This 81 megapixel epic moon photo was stacked from 50,000 images.



Among so many beautiful moon pictures, it does not happen very often that one of them forces you to stop scrolling through the list and look in your eyes. That 's what happened when I saw this beautiful picture of Andrew McCarthy' s moon. Then I read that it was a photo of 81 megapixels, stacked from nearly 50,000 views. I contacted Andrew, curious to learn more, and he kindly shared the details of his process with DIYP.

Andrew photographed the night sky on Tuesday, February 12th. Andrew explains that the moon appeared at 44% of illumination and he wanted to create this big detailed picture. Interestingly, he does not need to look for a special place to shoot: the picture was taken from his garden in Elk Grove, California. He shared the last picture on Reddit where she quickly reached 161 thousand "I like" (and it continues). But how did he do it?

This image was acquired by taking 50,000 images of the illuminated surface (25 tiles at 2,000 images each) and stacking the optimal 50% of images. The acquisition was carried out with a ZWO ASI224MC. The terrestrial part of the Moon was captured with a Sony a7II and consisted of a mosaic of 13 tiles with the best of about 20 images per stacked tile. The stars were taken with a stack of 50 images with the Sony. The telescope that I used was an Orion XT10, mounted on a Skywatcher EQ6-R Pro.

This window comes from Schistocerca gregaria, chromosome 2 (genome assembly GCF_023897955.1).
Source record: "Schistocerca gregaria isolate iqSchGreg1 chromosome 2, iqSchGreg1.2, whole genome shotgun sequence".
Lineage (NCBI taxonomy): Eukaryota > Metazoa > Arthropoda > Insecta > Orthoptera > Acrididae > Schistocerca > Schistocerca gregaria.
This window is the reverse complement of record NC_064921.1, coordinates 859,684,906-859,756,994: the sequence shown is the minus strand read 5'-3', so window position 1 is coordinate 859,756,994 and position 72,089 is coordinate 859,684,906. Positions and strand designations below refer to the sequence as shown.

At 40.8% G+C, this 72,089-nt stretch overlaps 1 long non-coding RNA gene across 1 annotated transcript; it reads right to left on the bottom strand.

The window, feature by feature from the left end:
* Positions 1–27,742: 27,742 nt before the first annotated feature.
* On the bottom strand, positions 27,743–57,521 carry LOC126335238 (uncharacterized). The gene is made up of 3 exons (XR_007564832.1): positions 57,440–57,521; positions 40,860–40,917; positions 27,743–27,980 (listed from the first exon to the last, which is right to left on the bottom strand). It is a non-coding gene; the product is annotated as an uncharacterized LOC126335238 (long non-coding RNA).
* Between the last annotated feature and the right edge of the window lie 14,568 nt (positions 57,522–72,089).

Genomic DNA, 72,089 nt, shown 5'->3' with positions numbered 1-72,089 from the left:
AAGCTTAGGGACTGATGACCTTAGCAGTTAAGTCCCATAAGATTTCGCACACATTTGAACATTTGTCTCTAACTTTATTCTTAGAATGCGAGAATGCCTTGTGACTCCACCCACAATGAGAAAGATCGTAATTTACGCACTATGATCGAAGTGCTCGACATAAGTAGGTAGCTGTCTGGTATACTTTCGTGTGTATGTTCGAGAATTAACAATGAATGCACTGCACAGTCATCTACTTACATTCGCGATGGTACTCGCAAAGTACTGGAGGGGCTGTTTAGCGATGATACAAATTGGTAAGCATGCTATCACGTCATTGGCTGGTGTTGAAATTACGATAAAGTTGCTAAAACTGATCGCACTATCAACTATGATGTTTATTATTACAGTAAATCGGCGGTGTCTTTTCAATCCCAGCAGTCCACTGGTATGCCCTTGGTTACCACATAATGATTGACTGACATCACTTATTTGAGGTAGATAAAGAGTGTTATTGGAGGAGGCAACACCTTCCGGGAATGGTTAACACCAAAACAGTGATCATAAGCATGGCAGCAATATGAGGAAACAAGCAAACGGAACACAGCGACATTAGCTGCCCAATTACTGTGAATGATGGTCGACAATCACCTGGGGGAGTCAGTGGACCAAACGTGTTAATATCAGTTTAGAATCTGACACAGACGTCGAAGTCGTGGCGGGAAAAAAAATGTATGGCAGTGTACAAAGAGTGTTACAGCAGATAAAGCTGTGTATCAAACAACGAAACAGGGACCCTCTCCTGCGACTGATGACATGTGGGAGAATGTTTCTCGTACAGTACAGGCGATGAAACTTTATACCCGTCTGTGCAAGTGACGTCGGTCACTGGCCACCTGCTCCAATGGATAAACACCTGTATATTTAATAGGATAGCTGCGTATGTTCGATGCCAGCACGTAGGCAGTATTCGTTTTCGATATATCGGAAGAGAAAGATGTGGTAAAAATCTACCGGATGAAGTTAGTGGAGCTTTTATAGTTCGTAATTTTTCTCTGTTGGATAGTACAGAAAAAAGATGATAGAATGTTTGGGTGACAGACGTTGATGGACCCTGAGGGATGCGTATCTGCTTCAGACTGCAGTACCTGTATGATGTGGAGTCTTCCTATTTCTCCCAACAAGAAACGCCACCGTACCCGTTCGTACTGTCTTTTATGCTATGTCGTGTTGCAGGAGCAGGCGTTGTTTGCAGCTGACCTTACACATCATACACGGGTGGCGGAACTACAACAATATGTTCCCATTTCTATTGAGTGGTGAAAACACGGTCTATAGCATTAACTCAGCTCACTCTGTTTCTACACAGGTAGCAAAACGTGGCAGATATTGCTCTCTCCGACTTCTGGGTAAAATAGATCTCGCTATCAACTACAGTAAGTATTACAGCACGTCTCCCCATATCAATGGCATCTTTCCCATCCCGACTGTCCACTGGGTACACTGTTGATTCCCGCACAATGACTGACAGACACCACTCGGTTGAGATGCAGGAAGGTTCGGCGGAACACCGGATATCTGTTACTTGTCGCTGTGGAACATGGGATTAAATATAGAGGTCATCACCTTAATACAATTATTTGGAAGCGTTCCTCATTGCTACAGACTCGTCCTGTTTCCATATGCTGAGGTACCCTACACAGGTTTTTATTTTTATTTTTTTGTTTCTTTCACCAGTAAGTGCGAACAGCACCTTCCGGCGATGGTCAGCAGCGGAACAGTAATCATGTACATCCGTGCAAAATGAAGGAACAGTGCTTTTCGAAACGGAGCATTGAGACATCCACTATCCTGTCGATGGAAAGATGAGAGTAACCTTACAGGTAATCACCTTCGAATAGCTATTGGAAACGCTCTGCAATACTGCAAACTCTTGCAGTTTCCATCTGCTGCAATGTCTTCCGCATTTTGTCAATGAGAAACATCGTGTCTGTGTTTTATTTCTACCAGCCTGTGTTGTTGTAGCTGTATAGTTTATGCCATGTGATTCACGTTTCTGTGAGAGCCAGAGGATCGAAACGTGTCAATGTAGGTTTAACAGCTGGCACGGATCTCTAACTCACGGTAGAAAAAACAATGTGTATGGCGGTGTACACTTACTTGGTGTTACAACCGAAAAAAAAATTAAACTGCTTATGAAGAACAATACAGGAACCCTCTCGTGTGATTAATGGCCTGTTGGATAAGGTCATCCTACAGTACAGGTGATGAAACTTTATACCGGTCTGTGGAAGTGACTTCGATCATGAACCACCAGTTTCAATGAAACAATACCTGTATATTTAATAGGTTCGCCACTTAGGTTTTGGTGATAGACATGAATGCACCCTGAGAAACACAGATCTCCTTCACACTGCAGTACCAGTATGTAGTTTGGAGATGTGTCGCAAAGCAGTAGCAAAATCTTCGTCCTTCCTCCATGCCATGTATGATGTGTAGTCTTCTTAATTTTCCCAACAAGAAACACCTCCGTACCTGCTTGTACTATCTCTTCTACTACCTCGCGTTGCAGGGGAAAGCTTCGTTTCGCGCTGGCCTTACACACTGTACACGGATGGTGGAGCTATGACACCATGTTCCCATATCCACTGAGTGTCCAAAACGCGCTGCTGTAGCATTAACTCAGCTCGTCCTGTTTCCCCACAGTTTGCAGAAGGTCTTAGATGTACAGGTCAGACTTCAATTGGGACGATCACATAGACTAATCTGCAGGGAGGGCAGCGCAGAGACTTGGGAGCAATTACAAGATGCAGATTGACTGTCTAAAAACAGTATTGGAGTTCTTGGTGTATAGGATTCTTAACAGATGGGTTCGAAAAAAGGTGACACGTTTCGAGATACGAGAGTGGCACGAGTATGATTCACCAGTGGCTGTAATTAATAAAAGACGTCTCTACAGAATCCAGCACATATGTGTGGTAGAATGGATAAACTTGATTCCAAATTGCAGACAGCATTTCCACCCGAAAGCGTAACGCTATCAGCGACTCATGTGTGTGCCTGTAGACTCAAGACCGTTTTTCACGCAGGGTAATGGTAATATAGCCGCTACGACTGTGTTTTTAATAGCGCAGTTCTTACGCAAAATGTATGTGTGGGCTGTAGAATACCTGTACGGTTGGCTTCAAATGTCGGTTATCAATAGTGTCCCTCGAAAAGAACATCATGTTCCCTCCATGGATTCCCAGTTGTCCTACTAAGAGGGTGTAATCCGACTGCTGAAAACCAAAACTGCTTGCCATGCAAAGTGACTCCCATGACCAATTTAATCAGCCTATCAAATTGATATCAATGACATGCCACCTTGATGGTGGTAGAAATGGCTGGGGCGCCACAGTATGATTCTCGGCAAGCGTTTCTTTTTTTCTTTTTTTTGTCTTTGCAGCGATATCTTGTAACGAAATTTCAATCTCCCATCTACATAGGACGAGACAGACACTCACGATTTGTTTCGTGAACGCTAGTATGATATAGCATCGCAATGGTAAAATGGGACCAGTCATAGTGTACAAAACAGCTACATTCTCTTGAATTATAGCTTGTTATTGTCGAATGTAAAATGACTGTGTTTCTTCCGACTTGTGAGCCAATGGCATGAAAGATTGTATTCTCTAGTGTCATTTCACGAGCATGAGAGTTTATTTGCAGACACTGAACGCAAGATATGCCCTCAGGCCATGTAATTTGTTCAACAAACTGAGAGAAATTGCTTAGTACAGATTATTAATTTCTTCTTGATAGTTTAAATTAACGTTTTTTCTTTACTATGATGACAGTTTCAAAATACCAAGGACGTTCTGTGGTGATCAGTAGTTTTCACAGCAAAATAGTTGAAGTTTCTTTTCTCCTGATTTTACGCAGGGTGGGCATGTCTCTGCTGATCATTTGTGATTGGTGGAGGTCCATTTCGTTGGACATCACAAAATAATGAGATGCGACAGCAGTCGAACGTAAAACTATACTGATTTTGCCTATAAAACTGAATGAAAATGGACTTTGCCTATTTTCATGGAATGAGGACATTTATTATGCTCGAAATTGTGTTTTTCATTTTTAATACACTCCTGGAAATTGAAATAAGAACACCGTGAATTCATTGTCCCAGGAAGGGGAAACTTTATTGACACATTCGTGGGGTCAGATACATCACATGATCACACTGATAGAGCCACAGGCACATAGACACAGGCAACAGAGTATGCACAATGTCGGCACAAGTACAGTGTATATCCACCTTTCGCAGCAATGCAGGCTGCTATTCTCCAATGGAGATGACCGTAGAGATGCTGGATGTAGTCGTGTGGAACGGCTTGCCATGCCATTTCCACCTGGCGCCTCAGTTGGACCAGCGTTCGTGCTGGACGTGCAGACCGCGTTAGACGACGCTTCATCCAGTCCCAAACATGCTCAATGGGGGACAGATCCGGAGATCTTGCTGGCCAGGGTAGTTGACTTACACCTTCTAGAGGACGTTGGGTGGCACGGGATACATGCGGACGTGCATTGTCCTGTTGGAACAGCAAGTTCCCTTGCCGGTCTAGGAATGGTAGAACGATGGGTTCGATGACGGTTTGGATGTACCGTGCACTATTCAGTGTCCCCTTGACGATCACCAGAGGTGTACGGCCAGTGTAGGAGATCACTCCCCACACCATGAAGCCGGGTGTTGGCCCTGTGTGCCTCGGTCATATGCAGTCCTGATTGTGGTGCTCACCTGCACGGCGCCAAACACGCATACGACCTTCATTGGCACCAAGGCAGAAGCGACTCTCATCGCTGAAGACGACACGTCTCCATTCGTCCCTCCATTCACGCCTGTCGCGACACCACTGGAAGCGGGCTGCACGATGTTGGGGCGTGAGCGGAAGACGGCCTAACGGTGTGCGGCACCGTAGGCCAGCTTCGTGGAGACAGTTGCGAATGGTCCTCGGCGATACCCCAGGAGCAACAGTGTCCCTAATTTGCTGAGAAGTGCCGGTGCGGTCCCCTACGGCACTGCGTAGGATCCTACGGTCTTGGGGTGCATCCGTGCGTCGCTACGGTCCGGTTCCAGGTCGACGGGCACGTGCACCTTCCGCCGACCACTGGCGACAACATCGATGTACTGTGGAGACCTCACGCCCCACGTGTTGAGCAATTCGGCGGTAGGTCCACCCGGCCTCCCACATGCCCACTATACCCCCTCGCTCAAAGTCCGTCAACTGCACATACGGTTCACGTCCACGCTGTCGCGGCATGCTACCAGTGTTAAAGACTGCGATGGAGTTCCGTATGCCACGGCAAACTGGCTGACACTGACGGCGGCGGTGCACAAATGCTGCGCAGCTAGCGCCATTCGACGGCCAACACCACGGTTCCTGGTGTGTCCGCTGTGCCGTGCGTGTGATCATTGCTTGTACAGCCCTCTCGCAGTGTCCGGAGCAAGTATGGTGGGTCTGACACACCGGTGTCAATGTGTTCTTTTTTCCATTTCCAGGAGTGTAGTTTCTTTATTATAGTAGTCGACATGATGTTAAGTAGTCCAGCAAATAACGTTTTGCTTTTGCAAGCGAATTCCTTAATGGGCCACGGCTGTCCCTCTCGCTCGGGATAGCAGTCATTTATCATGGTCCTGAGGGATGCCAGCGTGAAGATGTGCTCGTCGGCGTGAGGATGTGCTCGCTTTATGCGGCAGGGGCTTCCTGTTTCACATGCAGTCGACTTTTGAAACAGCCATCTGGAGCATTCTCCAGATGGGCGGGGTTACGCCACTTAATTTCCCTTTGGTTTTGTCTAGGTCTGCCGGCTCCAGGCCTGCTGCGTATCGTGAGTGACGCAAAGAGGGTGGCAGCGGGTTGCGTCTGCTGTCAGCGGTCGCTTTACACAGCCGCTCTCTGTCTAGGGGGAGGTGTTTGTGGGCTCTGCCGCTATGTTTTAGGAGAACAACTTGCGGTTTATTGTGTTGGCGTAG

As for stacking, Andrew stacked the images with Autostakkert, fine-tuned them with Registax and assembled them with Photoshop. After stacking, it was time to make the final adjustments: cloning of missing / obscured areas, masking and curve adjustment, also done in Photoshop.

Hearing how many photos that took and the size of the final image, I was curious to know how long it took to create an image like this. Andrew told me that the acquisition had taken him about an hour, processing / stacking software about two hours and manual processing between three and four o'clock. This seems like a tedious process, but I would say it was worth it!

Below you can see the final image, but be sure to see it in all its splendor via this link. Also discover Andrew's Solar System Composite, another of his remarkable works that we have presented here. Finally, do not forget to follow Andrew on Instagram and you can also order prints of his fantastic images via his online store.


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